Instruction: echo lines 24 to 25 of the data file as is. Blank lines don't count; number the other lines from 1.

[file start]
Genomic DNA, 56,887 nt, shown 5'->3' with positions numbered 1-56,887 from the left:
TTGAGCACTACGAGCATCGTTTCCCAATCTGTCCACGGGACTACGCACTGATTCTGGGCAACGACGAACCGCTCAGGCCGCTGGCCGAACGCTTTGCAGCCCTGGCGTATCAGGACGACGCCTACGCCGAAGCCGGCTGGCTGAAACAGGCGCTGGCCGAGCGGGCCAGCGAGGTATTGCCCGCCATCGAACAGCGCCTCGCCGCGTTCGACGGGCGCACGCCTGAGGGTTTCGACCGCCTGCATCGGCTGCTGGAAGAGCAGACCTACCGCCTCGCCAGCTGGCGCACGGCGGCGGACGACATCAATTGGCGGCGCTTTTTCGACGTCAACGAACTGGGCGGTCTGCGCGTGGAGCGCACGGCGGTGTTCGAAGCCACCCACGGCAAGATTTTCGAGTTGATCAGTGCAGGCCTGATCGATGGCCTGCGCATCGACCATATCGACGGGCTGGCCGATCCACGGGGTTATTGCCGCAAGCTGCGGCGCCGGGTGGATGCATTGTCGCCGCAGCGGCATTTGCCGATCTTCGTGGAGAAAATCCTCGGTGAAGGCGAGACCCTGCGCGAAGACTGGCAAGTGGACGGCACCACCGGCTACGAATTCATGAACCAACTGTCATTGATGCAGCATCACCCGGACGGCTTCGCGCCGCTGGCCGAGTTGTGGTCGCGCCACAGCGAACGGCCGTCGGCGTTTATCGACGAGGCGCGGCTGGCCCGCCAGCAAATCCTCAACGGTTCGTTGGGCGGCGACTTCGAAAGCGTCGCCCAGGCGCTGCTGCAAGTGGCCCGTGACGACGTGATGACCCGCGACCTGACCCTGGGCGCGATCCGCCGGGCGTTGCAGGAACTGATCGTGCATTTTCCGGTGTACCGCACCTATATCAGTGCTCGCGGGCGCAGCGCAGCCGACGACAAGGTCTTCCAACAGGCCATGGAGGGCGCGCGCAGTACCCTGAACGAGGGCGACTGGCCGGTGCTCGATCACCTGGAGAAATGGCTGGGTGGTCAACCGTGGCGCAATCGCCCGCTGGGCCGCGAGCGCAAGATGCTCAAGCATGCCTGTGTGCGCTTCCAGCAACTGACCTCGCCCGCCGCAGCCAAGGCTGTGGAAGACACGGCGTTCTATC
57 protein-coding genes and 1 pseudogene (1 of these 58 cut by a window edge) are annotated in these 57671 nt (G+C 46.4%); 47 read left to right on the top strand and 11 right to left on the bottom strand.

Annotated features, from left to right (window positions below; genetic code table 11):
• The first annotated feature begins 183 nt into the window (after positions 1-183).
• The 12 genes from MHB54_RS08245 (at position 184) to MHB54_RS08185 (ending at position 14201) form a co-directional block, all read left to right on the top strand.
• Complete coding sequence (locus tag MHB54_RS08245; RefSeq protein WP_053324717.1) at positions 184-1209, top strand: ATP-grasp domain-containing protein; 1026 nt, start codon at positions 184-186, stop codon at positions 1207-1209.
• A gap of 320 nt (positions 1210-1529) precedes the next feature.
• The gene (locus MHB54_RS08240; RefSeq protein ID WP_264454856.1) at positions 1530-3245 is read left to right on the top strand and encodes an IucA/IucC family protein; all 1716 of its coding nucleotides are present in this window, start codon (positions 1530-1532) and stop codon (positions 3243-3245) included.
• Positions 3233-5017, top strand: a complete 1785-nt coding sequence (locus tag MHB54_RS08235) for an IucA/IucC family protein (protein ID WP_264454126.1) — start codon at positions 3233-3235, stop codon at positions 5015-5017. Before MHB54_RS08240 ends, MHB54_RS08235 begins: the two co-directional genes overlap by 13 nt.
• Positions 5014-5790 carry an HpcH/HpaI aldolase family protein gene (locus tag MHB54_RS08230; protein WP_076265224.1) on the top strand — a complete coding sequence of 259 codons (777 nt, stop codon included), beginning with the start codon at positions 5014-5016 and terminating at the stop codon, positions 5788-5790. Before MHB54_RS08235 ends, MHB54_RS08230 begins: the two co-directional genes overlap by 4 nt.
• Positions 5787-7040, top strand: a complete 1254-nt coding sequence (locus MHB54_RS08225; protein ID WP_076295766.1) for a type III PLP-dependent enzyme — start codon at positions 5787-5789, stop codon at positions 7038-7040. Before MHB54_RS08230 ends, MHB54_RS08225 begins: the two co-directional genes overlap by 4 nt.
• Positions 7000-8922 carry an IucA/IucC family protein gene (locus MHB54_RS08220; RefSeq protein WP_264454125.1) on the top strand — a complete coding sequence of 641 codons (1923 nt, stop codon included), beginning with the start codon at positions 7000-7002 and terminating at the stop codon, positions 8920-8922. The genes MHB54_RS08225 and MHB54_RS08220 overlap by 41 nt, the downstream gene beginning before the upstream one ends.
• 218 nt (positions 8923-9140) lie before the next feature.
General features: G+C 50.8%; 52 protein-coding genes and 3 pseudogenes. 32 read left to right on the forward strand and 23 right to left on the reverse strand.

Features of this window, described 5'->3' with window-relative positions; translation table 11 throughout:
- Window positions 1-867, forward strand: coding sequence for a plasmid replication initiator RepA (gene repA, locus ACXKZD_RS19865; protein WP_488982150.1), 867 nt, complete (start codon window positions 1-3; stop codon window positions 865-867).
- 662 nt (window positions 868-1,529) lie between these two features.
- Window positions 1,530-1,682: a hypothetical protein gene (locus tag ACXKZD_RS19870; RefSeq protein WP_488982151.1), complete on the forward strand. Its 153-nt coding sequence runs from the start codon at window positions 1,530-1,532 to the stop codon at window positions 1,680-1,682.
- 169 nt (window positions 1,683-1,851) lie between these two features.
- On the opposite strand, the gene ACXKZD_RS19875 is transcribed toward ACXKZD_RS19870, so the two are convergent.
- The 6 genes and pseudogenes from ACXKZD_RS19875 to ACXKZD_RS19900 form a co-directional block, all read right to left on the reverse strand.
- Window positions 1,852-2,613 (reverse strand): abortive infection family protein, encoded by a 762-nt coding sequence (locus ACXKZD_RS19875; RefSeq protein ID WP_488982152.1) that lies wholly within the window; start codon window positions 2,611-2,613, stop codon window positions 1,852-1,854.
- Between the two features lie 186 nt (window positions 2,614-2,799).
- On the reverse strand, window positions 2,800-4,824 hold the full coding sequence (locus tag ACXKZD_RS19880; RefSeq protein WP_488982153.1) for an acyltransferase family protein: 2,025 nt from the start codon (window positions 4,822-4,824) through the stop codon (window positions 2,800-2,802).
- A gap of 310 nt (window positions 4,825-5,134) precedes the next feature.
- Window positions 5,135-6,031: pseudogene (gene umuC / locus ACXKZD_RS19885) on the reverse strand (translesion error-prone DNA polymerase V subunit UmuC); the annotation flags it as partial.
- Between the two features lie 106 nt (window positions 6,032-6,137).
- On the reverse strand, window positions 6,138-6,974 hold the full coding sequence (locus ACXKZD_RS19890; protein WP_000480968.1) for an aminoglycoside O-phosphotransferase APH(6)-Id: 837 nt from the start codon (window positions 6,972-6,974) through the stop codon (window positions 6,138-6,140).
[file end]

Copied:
- Between the two features lie 186 nt (window positions 2,614-2,799).
- On the reverse strand, window positions 2,800-4,824 hold the full coding sequence (locus tag ACXKZD_RS19880; RefSeq protein WP_488982153.1) for an acyltransferase family protein: 2,025 nt from the start codon (window positions 4,822-4,824) through the stop codon (window positions 2,800-2,802).